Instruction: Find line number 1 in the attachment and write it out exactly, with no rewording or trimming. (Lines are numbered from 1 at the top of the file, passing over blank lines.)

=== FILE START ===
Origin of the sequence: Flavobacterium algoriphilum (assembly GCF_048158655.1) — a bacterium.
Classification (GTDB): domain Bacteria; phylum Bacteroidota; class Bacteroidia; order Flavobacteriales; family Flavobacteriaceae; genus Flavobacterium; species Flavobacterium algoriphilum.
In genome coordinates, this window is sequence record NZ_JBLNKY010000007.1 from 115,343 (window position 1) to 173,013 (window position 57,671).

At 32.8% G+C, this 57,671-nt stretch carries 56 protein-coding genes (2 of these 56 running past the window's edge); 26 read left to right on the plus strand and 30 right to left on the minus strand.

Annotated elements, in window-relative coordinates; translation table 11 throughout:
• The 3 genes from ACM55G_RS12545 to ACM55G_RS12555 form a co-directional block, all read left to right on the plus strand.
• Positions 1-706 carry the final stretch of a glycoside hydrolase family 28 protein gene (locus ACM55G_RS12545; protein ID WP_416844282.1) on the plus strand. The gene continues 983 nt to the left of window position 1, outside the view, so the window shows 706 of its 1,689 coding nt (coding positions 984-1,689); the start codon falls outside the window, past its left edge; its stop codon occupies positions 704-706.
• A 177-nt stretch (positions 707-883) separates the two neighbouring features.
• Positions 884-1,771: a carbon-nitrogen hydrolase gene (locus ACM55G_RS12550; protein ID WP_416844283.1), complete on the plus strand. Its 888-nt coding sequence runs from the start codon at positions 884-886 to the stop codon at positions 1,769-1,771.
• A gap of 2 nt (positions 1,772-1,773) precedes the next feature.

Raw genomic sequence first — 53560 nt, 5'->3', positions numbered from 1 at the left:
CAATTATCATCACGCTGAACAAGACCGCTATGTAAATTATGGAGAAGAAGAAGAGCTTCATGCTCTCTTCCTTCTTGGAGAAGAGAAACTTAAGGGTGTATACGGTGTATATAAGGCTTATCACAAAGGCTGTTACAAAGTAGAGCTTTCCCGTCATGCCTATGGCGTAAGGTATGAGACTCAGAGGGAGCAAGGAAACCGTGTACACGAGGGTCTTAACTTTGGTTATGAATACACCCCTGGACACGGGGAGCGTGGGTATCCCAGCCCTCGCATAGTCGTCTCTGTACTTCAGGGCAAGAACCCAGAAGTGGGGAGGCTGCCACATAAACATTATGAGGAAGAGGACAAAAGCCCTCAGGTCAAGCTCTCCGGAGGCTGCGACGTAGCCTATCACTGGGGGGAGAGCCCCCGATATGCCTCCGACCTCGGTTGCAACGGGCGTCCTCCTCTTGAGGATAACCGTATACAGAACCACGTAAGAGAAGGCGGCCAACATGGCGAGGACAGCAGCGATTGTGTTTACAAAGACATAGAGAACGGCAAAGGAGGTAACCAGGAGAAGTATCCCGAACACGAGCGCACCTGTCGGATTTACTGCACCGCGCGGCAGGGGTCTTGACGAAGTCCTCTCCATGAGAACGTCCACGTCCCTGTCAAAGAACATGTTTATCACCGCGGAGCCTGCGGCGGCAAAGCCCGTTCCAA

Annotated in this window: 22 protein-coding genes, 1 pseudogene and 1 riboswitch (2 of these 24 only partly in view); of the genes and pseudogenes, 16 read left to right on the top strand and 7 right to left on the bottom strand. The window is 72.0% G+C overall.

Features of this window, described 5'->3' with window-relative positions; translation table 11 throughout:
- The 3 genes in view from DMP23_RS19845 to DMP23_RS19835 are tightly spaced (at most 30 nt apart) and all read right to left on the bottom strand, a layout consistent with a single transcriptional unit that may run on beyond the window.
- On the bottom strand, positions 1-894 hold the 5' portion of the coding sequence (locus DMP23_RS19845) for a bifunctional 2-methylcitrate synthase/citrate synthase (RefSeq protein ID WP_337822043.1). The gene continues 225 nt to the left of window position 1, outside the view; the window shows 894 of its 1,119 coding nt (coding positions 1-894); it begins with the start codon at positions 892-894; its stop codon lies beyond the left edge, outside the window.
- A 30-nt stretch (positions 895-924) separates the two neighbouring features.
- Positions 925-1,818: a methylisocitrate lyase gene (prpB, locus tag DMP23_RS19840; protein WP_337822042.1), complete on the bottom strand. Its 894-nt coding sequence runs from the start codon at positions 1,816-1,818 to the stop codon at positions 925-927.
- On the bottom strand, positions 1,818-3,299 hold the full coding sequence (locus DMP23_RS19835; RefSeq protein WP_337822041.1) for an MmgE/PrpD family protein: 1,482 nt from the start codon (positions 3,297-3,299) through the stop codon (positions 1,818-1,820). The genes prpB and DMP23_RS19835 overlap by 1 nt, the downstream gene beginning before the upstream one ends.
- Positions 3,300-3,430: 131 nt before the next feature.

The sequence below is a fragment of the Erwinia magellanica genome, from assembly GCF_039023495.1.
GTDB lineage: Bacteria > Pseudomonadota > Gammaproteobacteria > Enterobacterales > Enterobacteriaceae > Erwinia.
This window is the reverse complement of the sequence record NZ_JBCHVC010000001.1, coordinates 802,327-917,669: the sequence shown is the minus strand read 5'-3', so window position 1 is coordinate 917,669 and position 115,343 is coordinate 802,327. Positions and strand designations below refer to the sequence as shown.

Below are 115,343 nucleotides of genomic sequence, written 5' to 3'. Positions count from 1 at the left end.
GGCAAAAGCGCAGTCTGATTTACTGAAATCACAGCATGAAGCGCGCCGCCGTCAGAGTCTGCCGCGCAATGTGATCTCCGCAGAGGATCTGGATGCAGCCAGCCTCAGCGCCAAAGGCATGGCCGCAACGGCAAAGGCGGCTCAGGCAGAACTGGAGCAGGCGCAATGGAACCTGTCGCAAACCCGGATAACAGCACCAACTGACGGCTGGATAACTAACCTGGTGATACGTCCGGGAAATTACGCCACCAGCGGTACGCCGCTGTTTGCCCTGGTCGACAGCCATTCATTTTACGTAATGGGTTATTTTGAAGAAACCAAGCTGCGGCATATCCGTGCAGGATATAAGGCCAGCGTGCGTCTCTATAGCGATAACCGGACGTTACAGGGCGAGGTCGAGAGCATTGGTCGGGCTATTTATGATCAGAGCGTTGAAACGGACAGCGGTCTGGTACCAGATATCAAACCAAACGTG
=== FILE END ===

Origin of the sequence: Flavobacterium algoriphilum (assembly GCF_048158655.1) — a bacterium.